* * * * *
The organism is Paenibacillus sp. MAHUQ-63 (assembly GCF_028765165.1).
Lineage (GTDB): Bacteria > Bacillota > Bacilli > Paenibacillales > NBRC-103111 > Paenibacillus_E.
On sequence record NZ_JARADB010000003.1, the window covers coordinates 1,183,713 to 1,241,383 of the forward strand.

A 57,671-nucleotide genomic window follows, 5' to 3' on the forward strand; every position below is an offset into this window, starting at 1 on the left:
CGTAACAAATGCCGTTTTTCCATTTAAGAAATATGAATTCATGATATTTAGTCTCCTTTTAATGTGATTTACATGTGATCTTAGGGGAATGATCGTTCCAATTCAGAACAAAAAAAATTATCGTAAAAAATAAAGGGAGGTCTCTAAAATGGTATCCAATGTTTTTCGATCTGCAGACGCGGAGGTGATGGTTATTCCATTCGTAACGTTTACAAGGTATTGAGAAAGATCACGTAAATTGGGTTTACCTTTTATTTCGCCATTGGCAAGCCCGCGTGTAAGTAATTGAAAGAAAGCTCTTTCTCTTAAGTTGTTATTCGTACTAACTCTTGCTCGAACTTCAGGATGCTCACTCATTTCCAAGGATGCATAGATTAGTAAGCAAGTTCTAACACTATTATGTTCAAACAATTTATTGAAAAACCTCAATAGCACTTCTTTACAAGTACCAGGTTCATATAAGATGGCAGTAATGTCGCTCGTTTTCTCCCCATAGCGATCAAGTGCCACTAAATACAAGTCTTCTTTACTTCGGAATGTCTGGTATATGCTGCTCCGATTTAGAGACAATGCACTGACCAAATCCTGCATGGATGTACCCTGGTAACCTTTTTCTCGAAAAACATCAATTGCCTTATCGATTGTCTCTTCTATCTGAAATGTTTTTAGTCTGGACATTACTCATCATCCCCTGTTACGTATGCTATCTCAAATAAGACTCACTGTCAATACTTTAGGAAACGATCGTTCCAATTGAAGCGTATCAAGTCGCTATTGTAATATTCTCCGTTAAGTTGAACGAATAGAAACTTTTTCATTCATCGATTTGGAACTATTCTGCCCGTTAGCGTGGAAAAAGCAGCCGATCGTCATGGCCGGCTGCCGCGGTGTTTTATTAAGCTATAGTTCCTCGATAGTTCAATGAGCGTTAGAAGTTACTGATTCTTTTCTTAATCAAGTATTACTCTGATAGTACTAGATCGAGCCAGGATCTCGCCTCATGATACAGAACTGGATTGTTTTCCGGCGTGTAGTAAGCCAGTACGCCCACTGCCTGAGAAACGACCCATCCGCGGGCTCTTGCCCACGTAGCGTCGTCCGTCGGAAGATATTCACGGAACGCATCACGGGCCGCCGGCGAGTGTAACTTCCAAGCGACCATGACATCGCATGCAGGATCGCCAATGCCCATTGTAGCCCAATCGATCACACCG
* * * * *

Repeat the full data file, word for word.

The organism is Paenibacillus sp. MAHUQ-63 (assembly GCF_028765165.1).
Lineage (GTDB): Bacteria > Bacillota > Bacilli > Paenibacillales > NBRC-103111 > Paenibacillus_E.
On sequence record NZ_JARADB010000003.1, the window covers coordinates 1,183,713 to 1,241,383 of the forward strand.

A 57,671-nucleotide genomic window follows, 5' to 3' on the forward strand; every position below is an offset into this window, starting at 1 on the left:
CGTAACAAATGCCGTTTTTCCATTTAAGAAATATGAATTCATGATATTTAGTCTCCTTTTAATGTGATTTACATGTGATCTTAGGGGAATGATCGTTCCAATTCAGAACAAAAAAAATTATCGTAAAAAATAAAGGGAGGTCTCTAAAATGGTATCCAATGTTTTTCGATCTGCAGACGCGGAGGTGATGGTTATTCCATTCGTAACGTTTACAAGGTATTGAGAAAGATCACGTAAATTGGGTTTACCTTTTATTTCGCCATTGGCAAGCCCGCGTGTAAGTAATTGAAAGAAAGCTCTTTCTCTTAAGTTGTTATTCGTACTAACTCTTGCTCGAACTTCAGGATGCTCACTCATTTCCAAGGATGCATAGATTAGTAAGCAAGTTCTAACACTATTATGTTCAAACAATTTATTGAAAAACCTCAATAGCACTTCTTTACAAGTACCAGGTTCATATAAGATGGCAGTAATGTCGCTCGTTTTCTCCCCATAGCGATCAAGTGCCACTAAATACAAGTCTTCTTTACTTCGGAATGTCTGGTATATGCTGCTCCGATTTAGAGACAATGCACTGACCAAATCCTGCATGGATGTACCCTGGTAACCTTTTTCTCGAAAAACATCAATTGCCTTATCGATTGTCTCTTCTATCTGAAATGTTTTTAGTCTGGACATTACTCATCATCCCCTGTTACGTATGCTATCTCAAATAAGACTCACTGTCAATACTTTAGGAAACGATCGTTCCAATTGAAGCGTATCAAGTCGCTATTGTAATATTCTCCGTTAAGTTGAACGAATAGAAACTTTTTCATTCATCGATTTGGAACTATTCTGCCCGTTAGCGTGGAAAAAGCAGCCGATCGTCATGGCCGGCTGCCGCGGTGTTTTATTAAGCTATAGTTCCTCGATAGTTCAATGAGCGTTAGAAGTTACTGATTCTTTTCTTAATCAAGTATTACTCTGATAGTACTAGATCGAGCCAGGATCTCGCCTCATGATACAGAACTGGATTGTTTTCCGGCGTGTAGTAAGCCAGTACGCCCACTGCCTGAGAAACGACCCATCCGCGGGCTCTTGCCCACGTAGCGTCGTCCGTCGGAAGATATTCACGGAACGCATCACGGGCCGCCGGCGAGTGTAACTTCCAAGCGACCATGACATCGCATGCAGGATCGCCAATGCCCATTGTAGCCCAATCGATCACACCG